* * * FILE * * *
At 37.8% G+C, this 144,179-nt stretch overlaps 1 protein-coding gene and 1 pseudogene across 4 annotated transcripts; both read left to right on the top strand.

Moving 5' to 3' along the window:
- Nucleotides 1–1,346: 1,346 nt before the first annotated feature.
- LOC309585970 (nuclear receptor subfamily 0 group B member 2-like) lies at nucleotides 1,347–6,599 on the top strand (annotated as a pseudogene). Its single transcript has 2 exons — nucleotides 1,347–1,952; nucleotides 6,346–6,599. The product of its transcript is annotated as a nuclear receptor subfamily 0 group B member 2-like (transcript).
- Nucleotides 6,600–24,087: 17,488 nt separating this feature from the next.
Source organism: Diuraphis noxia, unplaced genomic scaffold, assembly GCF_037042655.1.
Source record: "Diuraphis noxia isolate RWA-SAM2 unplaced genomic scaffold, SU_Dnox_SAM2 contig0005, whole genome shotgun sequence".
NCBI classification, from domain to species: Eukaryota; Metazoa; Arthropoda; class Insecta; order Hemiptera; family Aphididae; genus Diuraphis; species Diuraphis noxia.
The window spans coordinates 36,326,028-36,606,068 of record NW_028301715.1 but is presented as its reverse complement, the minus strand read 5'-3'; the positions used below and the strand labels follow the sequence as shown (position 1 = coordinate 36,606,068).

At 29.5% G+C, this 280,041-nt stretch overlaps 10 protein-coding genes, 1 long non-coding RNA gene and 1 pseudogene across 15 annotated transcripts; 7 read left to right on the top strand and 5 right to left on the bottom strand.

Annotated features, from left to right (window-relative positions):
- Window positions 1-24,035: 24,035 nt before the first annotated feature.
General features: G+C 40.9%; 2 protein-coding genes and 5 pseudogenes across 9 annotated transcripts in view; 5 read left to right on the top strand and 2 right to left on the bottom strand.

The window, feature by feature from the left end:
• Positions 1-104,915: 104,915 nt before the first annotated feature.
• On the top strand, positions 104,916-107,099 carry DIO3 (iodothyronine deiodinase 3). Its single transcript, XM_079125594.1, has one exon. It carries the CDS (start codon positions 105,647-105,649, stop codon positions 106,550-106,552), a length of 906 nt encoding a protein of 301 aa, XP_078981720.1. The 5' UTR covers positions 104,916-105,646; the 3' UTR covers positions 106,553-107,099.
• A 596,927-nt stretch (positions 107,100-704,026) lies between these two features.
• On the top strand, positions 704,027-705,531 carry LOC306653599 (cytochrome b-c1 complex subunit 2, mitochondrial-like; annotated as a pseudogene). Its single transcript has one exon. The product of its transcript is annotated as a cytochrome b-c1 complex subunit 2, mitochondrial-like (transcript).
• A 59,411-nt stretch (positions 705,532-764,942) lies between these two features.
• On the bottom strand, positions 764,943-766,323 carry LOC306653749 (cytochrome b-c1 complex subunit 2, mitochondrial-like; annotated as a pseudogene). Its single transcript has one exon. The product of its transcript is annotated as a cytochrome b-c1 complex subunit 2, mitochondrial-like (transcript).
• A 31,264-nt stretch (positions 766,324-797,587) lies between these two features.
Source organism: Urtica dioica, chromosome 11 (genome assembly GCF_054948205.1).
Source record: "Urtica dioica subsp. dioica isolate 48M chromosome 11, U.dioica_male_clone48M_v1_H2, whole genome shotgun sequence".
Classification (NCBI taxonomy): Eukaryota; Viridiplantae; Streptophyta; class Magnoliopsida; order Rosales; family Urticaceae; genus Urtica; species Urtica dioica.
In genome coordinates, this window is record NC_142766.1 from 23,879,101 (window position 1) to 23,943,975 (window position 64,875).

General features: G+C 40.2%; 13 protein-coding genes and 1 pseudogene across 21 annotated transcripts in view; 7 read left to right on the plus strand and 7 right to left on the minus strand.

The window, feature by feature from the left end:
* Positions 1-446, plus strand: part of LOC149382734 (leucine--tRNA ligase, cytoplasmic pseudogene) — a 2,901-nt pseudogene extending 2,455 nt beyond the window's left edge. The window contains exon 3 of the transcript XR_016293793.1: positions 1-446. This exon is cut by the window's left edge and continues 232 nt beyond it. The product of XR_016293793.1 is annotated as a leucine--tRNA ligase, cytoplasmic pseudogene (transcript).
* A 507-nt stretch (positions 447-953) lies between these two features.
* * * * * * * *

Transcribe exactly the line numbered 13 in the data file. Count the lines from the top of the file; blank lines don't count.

General features: G+C 40.9%; 2 protein-coding genes and 5 pseudogenes across 9 annotated transcripts in view; 5 read left to right on the top strand and 2 right to left on the bottom strand.